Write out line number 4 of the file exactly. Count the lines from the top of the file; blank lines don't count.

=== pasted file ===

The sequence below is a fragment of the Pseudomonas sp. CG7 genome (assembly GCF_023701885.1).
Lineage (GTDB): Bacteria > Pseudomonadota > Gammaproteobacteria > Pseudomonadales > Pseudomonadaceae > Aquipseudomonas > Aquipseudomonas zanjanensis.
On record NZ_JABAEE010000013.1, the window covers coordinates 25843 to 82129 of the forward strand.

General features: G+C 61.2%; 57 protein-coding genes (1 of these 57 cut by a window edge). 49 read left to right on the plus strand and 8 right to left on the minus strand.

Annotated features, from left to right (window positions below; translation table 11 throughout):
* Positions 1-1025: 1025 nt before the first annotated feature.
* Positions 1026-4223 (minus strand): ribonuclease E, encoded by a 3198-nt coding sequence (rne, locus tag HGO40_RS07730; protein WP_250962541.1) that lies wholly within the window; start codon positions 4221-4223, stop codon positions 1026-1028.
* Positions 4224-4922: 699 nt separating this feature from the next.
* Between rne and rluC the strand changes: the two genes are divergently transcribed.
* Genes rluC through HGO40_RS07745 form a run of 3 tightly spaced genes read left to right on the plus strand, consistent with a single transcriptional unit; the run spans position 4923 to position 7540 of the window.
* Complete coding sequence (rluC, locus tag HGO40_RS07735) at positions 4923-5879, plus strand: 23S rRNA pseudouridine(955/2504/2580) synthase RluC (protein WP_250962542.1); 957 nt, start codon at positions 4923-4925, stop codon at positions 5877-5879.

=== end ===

General features: G+C 61.2%; 57 protein-coding genes (1 of these 57 cut by a window edge). 49 read left to right on the plus strand and 8 right to left on the minus strand.